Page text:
It sounds a lot like the thing that Moshe Feldenkrais was developing in his work to get one part of the brain to take over functions that another part had ceased. 

He’s a favorite of mine. He was in the same building in Tel Aviv as Dr. Ida Rolf. Ida Rolf and Feldenkrais didn’t know each other well, but they did pass by each other there. They were peers at the same time in this bodywork business from different spectrums and different areas that help people recover from paralysis and dysfunction. There’s a Japanese counterpart whose technique I use. He is Dr. Hashimoto who was captured by the Russians during the Russian-Japanese war and prisoner of war for six years. He had a lot of time to think. He came home back to Japan and put together this exercise therapy called Sotai, which means puppeteer. It means getting hold of your own strings to control your body movement to restore function, which is very much like this paradigm of neuroplasticity.

He would find out that every joint moves in eight directions. He would compare one side of the body to another, whether it was an arm, a shoulder, an elbow, and plot that out. Here’s the kicker, he would take the body the way it wants to go as opposed to physical therapy or trying to force it and make it work where it doesn’t. He went in the exact opposite direction. He takes the body in the direction of ease on the exhale slowly, and that would reboot the body. I do that a lot while the needles are engaged, whether they’re engaged in the scalp or the ear. I get this synchronicity. I get this synchronous movement restored as I tease the body. It can be either electrical stimulation, laser stimulation, needle stimulation, pressure stimulation, any of these will work to signal that pathway, whether you call it a nerve pathway or an acupuncture pathway. In fact, there’s an English physician who wrote a wonderful book, the Spark in the Machine, who talks about the acupuncture vessels or meridians being these pathways that are a fascia, and that the Qi is a piezo or electrical spark or stimulation that goes along these fascia planes in the body. He’s done a good job of trying to put it into more of a Western vernacular.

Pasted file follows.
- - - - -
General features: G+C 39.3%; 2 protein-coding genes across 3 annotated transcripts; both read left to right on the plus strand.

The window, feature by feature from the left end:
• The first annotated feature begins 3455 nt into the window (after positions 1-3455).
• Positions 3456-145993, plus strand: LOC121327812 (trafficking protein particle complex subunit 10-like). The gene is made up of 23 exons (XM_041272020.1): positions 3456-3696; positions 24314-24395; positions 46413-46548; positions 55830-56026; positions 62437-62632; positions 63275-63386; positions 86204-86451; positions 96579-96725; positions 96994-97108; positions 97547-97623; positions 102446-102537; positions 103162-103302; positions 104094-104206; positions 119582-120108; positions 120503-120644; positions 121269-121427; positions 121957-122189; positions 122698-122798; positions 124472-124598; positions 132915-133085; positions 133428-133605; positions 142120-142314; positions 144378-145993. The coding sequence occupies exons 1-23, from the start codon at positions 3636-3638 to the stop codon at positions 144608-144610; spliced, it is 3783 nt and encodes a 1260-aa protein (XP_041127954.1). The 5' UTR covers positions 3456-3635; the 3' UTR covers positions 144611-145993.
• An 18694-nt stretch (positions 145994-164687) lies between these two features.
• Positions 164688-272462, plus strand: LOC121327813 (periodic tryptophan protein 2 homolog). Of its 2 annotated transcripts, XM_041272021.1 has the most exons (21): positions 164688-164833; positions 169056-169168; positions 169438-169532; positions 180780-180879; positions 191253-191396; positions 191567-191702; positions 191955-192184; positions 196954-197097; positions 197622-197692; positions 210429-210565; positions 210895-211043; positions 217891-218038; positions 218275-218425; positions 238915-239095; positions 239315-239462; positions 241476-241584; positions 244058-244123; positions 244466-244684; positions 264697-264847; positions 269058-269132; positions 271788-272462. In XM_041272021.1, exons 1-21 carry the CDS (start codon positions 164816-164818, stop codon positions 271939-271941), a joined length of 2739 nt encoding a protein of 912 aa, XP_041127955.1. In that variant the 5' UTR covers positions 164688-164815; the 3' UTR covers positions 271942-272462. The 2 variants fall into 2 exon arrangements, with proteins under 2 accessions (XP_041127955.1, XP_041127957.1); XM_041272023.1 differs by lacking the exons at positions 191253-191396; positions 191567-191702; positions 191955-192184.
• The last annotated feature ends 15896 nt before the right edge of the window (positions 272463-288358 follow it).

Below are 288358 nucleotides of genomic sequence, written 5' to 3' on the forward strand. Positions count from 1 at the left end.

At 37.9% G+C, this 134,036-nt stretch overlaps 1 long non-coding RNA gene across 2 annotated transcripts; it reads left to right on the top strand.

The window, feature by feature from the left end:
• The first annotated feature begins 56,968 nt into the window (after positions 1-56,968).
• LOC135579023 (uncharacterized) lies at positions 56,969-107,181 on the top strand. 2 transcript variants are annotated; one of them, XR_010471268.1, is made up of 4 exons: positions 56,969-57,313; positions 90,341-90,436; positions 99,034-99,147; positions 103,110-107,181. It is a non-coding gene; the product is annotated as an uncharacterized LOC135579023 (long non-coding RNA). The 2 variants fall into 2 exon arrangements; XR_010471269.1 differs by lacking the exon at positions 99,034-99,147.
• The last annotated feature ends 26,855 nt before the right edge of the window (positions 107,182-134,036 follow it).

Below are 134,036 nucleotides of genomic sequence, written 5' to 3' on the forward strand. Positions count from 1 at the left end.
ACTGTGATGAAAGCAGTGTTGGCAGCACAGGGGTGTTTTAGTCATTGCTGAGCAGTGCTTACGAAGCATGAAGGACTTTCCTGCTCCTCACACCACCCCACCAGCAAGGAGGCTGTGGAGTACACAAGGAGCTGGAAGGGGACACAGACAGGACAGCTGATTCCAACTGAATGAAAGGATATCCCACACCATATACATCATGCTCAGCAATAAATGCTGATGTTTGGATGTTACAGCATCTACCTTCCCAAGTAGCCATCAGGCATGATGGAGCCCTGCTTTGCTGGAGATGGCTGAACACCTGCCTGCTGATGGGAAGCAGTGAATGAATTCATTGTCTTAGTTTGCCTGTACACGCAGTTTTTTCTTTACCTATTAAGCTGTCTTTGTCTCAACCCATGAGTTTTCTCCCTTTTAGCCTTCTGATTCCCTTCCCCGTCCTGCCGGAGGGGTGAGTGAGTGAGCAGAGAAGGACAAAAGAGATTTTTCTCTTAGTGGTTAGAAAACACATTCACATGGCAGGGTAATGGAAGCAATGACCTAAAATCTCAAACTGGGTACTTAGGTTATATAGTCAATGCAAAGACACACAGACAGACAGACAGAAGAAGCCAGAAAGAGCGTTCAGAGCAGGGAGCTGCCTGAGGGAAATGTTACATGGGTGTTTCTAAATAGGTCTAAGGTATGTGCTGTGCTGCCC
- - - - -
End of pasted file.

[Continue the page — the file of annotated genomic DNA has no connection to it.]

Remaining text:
OYM Frank | Veterans’ Mental Health
Veterans’ Mental Health: The way we are programmed, the mind controls the brain, and the brain controls the body. So if you want to change, what’s going on with the body, you start with the mind.

 

It reminds me of something I heard about orthomolecular bionomy. Have you heard about that?

Yes.